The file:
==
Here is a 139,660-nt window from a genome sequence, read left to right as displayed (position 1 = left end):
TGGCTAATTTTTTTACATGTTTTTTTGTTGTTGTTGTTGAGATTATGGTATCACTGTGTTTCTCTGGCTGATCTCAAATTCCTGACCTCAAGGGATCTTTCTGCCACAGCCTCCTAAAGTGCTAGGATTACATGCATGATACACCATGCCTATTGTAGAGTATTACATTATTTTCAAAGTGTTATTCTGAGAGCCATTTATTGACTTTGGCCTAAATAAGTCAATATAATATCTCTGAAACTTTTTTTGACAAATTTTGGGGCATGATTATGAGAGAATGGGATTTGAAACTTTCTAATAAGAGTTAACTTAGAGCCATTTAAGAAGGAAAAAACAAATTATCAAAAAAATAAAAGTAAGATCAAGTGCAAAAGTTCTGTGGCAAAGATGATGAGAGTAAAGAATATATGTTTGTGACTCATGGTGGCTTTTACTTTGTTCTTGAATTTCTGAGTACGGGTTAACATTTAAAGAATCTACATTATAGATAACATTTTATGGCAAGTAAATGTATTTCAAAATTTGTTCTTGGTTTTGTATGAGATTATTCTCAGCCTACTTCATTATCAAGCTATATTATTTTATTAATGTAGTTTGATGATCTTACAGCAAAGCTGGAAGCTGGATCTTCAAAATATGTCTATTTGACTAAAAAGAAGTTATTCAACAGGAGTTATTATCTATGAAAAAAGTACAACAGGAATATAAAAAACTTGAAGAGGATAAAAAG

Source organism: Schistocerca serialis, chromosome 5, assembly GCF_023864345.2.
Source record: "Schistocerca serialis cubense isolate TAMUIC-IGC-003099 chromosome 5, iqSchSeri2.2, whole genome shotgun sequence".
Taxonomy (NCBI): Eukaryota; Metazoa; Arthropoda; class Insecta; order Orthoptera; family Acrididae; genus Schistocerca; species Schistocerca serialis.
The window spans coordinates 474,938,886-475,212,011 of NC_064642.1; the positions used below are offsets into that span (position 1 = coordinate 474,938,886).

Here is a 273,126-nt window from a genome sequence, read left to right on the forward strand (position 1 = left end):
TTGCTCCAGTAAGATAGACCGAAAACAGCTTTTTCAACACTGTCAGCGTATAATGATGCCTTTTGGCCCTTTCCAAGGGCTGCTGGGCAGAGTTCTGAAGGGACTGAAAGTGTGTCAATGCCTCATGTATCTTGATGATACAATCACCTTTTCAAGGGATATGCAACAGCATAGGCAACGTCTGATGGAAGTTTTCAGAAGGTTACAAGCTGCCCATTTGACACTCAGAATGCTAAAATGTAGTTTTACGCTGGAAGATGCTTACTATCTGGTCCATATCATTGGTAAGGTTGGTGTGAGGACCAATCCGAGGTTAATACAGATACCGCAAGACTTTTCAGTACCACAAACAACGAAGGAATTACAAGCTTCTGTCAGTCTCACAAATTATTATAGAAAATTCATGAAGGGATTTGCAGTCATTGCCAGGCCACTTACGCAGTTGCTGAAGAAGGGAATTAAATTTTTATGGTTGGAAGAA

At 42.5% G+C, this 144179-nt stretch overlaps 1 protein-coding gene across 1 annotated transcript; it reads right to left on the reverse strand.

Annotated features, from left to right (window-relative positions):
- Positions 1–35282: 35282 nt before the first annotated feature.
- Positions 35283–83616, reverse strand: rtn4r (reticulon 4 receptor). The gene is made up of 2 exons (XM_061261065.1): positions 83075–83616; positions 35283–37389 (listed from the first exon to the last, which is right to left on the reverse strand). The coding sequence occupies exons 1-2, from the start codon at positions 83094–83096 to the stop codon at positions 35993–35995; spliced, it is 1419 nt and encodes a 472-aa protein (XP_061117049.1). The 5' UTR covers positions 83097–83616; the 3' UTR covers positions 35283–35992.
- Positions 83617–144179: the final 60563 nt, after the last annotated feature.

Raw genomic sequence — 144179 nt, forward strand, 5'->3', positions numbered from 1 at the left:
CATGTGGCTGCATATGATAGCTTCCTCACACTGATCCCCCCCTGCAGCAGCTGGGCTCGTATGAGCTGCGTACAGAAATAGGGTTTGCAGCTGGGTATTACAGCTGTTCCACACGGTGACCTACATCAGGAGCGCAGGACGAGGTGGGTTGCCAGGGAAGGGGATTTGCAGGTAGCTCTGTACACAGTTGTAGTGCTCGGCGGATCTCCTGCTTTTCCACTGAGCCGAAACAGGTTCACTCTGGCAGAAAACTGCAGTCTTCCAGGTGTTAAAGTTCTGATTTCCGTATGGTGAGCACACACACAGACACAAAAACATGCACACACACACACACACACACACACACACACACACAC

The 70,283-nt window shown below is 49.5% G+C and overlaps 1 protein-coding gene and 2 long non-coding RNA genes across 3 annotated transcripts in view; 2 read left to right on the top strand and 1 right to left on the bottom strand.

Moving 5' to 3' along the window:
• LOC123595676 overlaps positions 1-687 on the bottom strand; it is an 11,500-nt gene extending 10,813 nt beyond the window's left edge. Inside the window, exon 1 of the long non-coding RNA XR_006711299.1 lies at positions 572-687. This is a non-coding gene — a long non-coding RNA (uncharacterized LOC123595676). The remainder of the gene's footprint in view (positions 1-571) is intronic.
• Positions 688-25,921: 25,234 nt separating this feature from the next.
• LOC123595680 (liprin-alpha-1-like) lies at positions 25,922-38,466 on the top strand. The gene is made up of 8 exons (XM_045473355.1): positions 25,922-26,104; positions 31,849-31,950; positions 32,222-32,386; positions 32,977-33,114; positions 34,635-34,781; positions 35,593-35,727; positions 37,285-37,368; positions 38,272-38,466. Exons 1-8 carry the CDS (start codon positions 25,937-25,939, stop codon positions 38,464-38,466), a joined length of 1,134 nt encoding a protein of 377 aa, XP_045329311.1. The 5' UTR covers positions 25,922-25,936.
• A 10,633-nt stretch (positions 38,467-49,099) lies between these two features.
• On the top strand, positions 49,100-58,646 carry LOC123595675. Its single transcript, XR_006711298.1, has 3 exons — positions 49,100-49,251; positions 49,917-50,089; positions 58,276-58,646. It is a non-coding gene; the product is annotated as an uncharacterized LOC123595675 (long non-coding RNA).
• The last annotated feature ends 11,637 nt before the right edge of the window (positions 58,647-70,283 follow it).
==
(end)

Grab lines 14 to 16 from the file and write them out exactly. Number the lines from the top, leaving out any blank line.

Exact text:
Raw genomic sequence — 144179 nt, forward strand, 5'->3', positions numbered from 1 at the left:
CATGTGGCTGCATATGATAGCTTCCTCACACTGATCCCCCCCTGCAGCAGCTGGGCTCGTATGAGCTGCGTACAGAAATAGGGTTTGCAGCTGGGTATTACAGCTGTTCCACACGGTGACCTACATCAGGAGCGCAGGACGAGGTGGGTTGCCAGGGAAGGGGATTTGCAGGTAGCTCTGTACACAGTTGTAGTGCTCGGCGGATCTCCTGCTTTTCCACTGAGCCGAAACAGGTTCACTCTGGCAGAAAACTGCAGTCTTCCAGGTGTTAAAGTTCTGATTTCCGTATGGTGAGCACACACACAGACACAAAAACATGCACACACACACACACACACACACACACACACACACAC

The 70,283-nt window shown below is 49.5% G+C and overlaps 1 protein-coding gene and 2 long non-coding RNA genes across 3 annotated transcripts in view; 2 read left to right on the top strand and 1 right to left on the bottom strand.